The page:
One of the things I watched recently was when they were doing a four-week content certification thing. And to sign up for it it was an opt-in form but then there was like two or three questions and then you’d already signed up with their email so then you just had to create a password for a free trial schedule. Their content is great. They have great content.
They automatically got you into CoSchedule to use the tool. And I thought this is brilliant because they had already built a ton of trust with me through their content marketing and through. They do like I said a lot of free training so to watch where they evolved from to where they are now has been amazing. Now on the flip side of that, because I do love the tool, It’s gotten pricey for the solo entrepreneur and I know a lot of people are not using it anymore. And I look at some of their content I’m like I really don’t need 39 ways to do something. You know it’s like it’s such epic content that it’s not digestible at a certain point. I feel like I need to block out a couple of hours to digest and implement a schedule post. So it’s great content but I’d rather see three posts with thirteen reasons to do this or that, right? But I like how they slowly build the brand and add features and every time they add features, you know they are providing the training. Like I said, massive content.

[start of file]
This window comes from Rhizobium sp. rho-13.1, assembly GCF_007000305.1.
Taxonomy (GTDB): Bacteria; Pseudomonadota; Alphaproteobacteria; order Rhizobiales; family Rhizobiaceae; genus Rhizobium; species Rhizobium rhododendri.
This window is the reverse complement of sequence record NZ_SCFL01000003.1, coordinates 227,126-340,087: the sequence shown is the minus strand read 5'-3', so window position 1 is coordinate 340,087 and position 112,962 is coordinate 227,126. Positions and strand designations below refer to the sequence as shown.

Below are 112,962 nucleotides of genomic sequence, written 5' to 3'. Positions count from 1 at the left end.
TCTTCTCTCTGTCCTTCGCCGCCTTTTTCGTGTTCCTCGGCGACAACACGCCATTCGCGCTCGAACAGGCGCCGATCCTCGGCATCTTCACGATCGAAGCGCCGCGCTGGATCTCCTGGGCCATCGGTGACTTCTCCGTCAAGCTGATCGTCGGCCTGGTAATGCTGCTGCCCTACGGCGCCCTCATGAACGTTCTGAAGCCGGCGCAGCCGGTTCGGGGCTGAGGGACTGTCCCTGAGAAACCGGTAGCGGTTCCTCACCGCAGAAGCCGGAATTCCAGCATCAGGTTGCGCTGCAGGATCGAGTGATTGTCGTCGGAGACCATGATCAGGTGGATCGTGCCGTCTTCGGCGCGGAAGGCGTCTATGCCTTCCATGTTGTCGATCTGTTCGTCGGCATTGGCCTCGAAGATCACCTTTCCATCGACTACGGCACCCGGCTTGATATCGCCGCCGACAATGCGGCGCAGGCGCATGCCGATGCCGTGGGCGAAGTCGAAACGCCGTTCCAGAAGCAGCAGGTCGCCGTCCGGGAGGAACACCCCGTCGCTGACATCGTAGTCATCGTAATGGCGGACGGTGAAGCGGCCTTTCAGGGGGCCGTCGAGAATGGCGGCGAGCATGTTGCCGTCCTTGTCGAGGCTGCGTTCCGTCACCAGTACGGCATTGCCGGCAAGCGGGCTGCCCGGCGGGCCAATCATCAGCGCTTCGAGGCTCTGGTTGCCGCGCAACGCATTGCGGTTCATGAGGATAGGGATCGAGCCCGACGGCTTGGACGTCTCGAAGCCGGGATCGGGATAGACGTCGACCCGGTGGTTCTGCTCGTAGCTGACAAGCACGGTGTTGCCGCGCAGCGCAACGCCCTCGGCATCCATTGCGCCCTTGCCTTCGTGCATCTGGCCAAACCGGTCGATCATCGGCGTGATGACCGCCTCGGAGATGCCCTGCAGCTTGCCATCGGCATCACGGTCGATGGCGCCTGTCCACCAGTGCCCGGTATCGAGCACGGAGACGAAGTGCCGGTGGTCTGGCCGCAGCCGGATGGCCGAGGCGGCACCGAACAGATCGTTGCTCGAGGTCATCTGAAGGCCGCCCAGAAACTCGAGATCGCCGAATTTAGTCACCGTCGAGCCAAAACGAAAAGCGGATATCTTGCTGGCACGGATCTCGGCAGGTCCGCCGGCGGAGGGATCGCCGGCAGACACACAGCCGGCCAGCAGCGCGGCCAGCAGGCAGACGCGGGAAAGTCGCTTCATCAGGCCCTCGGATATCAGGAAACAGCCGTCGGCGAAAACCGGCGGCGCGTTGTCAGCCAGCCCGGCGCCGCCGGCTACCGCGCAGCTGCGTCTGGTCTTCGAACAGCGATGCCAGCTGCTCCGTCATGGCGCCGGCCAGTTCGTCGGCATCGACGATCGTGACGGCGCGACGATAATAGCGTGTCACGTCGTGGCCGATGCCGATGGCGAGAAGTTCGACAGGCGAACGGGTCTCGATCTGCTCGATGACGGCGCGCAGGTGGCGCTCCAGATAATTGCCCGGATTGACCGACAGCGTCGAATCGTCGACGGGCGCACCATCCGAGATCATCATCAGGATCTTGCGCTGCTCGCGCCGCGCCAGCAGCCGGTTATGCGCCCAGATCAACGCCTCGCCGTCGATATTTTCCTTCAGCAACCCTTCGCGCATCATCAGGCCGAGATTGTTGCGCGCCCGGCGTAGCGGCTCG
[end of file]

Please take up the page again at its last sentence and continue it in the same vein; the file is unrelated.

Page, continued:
So I think a lot more companies are doing great content marketing around that because they’re connecting with their audiences better. And then they’ve got great documentation too. So I sort of looked at CoSchedule as the standard in terms of building an audience for content marketing to support an app.
Bob: I’m also a huge fan of CoSchedule.
I was thinking, OK, I’m a single blogger. You know, my wife and I work together on it. But I started dabbling in it and started doing more and more and I signed up for a free trial at first and I got hooked on it. And I agree, it’s not the cheapest service out there and everybody else is using them. But the fact that I could do it right in there on the post, I could create my social strategy, I could customize it, I mean, I take a lot of time doing all that stuff. I don’t just pump them out and share these same things over and over again. But now they’ve got me hooked where I can’t get out. I guess I can live with that. Every day I spend a massive amount of time just with that app and I don’t know if there would be anything to replace it. And there’s some stuff that I haven’t even had time to dive into yet. Like you said, they’ve come out with so many features. And when they come out with another one, it’s like, whoa. This is totally new. This is incredible. So, yeah.